Misclassified and somewhat unfinished despite its "complete" status, but a good read.
This story is classified as science fiction, but except for the fact that there are other planets and galaxies involved, it is very much a fantasy story. Luckily, I like fantasy just as much as sci-fi, if not more, otherwise that misclassification would have turned me off reading it.
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The story seems to be mostly from Cassie's point of view, but sometimes the author switches abruptly to the points of view of other characters, often in the middle of a scene. That is confusing, but easily fixed with formatting such as the horizontal line feature here at Inkitt.
Another thing I found confusing about this story was the description of the universe and the different areas of influence. If the Tome is small enough for Cassie to carry it in her arms, how can it then be large enough to show even ONE galaxy, much less individual planets in multiple star systems in multiple galaxies, and have measurements to scale in FEET? Also, the "sharing a star with another galaxy" thing is weird. How is that even possible without the galaxies overlapping, which they would do, eventually passing by each other in many hundreds of thousands of millennia?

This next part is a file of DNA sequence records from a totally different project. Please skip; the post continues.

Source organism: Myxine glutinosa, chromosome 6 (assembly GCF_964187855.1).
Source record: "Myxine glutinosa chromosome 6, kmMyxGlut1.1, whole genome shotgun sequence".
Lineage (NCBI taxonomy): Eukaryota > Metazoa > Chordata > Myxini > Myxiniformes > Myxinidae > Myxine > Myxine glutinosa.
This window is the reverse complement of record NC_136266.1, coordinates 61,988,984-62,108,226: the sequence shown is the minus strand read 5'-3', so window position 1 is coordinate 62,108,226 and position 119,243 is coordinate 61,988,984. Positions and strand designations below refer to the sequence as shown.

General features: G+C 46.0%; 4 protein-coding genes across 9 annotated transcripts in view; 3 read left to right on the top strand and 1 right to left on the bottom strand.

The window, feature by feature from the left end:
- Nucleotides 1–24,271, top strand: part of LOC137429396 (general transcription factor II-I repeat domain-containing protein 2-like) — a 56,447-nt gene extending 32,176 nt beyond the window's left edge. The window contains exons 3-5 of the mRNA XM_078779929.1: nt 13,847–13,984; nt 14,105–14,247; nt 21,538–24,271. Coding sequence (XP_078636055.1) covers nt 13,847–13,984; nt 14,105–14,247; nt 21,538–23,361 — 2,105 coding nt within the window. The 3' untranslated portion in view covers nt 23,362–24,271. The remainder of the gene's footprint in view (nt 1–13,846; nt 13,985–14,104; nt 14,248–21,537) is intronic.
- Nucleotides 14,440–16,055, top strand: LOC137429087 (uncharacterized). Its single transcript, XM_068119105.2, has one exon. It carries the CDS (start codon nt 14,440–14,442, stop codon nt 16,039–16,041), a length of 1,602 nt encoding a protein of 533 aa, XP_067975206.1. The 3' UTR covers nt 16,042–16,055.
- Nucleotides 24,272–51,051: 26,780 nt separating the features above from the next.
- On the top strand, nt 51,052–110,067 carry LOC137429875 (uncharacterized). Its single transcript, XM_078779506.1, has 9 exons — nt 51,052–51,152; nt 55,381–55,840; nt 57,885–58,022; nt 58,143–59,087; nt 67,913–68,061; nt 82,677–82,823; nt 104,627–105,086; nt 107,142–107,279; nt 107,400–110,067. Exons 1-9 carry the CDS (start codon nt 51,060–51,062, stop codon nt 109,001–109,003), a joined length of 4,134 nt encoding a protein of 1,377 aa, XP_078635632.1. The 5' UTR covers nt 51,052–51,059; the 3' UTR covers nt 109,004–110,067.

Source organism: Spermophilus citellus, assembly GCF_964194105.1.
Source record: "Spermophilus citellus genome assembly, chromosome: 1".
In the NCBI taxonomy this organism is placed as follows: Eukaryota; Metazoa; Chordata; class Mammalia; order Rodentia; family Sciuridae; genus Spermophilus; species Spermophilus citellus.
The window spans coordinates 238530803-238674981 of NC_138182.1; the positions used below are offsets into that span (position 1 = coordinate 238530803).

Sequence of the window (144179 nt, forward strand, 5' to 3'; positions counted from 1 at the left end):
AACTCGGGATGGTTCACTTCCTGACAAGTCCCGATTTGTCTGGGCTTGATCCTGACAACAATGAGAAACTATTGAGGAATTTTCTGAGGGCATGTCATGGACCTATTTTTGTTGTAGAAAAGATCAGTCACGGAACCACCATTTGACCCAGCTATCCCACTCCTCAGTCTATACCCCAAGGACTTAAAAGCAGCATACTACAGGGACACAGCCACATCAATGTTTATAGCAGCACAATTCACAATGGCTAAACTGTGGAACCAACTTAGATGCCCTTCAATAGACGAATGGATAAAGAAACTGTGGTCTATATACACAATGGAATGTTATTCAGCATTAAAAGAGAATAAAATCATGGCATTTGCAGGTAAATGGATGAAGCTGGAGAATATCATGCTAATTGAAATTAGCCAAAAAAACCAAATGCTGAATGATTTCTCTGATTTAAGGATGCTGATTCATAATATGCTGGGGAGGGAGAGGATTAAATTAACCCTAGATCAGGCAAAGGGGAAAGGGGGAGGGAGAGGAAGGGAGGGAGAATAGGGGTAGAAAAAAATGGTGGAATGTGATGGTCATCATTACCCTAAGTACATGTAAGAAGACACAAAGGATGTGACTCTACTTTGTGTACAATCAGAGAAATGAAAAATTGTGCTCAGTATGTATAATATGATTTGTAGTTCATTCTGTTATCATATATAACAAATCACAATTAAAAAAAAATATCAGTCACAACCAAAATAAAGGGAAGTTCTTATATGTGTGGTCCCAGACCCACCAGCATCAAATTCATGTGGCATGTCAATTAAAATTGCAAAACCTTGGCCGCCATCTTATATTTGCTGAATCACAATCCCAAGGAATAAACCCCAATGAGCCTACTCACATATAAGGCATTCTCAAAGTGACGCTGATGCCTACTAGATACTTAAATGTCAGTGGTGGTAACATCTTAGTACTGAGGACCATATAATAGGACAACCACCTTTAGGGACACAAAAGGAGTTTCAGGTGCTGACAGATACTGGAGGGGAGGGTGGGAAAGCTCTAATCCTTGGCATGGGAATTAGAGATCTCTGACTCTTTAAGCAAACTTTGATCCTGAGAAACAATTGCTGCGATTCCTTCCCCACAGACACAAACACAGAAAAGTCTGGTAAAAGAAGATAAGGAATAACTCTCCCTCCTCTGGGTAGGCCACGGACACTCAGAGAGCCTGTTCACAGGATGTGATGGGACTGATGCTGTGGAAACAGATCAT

Also, I'm not sure how a girl who grew up in the United States would know what a dhoti is--or rather, she might know what it is, but not that it's called a dhoti. I had to look up the term myself and see an image to realize that it was something I had seen before in movies and such, but not known the name of. Perhaps it would be more realistic to describe the clothing that the priests wear as garments which looked similar to some of the traditional garb from India Cassie had seen in social studies/history textbooks--or maybe she's a fan of Bollywood, and has a collection of movies where they wear that type of clothing, but never really knew what it was called? Without any sort of explanation, Cassie just automatically knowing that it's called a dhoti took me out of the story just a little bit.
The author's writing style is concise, but still evocative. I felt as though I could see the worlds forming around me as Cassie and the others traveled to them. As for technical writing, any errors I noticed were forgotten within a few paragraphs of reading them, and did not detract from the story itself, and there were maybe three of them in the whole twenty chapters, so that's is good.
Over all, it's a good story, but the ending is more like a cliffhanger than a true conclusion. Is there a sequel planned in which Cassie and the others finish their quest (or find a different way to stop the ultimate power), or is this ending meant to signify that there is no hope left to save the universe? A good story leaves some questions unanswered, but I think these questions are of the kind that actually need to be answered by the author--even if the answers don't come in the first story.